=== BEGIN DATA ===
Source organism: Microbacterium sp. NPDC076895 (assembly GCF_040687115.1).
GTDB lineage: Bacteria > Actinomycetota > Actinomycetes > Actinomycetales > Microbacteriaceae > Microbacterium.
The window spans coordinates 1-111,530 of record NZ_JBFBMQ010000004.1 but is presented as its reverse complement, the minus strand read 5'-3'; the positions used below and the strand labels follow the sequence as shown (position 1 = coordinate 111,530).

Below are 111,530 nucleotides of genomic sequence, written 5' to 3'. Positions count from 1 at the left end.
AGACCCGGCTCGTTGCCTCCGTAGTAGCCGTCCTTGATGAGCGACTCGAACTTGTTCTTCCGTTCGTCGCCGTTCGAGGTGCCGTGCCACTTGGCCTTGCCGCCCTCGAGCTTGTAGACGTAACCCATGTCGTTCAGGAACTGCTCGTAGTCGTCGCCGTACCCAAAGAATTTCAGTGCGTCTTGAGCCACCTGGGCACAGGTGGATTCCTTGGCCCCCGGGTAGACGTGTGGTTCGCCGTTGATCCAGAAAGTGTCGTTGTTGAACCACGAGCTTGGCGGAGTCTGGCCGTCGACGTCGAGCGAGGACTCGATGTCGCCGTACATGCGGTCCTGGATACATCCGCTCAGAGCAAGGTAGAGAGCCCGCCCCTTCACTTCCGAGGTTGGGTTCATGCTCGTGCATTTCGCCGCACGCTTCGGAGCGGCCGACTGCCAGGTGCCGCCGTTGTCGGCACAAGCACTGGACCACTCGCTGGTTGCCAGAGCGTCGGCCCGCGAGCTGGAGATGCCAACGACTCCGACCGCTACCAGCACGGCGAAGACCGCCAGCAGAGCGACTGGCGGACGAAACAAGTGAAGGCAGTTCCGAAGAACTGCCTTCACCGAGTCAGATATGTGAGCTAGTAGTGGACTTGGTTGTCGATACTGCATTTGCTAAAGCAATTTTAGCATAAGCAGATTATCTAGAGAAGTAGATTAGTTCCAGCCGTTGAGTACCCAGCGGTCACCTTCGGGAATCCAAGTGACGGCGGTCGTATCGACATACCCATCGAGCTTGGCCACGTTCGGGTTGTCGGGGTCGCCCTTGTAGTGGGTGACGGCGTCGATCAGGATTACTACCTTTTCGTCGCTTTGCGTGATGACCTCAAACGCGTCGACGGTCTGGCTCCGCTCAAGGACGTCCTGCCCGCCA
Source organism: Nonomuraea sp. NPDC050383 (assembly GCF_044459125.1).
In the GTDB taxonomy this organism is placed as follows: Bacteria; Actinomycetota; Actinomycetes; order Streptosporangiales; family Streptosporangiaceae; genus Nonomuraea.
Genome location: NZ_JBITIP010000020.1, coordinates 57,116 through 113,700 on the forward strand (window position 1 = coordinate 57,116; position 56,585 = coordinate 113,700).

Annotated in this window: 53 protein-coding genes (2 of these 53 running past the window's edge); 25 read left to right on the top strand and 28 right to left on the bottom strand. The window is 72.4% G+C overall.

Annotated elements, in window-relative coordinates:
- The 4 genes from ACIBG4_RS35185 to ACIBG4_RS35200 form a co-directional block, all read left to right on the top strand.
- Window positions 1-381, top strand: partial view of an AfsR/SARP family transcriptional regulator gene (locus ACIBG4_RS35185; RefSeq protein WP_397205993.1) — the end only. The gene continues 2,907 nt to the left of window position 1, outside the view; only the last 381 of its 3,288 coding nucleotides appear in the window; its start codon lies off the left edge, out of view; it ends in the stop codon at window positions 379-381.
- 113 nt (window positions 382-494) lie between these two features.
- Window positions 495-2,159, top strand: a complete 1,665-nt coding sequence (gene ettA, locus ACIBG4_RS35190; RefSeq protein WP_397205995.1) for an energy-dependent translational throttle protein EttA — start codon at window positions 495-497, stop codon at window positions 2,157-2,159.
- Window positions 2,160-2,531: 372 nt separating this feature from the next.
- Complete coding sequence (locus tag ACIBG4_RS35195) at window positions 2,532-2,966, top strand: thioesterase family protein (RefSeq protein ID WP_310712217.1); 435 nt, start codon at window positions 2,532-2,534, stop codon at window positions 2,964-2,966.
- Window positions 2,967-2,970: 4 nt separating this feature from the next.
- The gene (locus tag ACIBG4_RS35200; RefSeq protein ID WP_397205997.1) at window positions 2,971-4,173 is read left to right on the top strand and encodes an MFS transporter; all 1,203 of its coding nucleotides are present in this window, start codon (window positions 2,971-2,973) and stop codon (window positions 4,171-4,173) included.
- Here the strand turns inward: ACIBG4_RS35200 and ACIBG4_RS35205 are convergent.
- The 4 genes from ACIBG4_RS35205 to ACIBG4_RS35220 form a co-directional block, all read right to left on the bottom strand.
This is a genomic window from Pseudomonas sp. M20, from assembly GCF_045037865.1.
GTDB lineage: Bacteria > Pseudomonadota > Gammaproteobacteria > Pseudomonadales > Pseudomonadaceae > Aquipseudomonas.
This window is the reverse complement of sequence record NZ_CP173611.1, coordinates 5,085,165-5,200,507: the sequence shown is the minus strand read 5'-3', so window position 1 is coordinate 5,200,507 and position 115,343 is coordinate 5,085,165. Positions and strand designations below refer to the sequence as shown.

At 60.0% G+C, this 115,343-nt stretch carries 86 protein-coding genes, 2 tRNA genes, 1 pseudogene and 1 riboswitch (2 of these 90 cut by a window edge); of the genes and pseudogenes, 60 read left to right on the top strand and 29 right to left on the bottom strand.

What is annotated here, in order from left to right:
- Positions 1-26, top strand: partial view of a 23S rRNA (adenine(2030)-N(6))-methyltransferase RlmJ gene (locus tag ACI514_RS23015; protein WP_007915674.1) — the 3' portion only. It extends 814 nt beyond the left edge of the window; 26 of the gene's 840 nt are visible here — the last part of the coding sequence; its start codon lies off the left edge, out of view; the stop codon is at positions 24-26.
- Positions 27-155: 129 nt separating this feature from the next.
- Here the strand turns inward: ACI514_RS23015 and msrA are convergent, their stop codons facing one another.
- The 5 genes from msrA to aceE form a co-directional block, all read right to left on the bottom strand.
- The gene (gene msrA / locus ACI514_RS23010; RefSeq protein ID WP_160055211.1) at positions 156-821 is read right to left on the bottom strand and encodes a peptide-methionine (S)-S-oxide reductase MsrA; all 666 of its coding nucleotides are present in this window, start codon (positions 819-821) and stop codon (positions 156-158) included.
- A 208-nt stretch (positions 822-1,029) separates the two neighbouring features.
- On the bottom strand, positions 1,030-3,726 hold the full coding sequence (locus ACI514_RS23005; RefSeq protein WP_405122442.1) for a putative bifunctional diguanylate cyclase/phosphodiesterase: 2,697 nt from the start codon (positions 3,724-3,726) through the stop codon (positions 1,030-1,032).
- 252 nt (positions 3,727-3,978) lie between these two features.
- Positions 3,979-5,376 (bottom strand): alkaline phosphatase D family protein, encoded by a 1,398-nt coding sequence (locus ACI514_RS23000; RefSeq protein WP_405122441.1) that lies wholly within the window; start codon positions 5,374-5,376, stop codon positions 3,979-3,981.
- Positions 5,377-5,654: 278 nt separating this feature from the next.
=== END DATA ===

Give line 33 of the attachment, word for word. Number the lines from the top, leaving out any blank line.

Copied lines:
- 252 nt (positions 3,727-3,978) lie between these two features.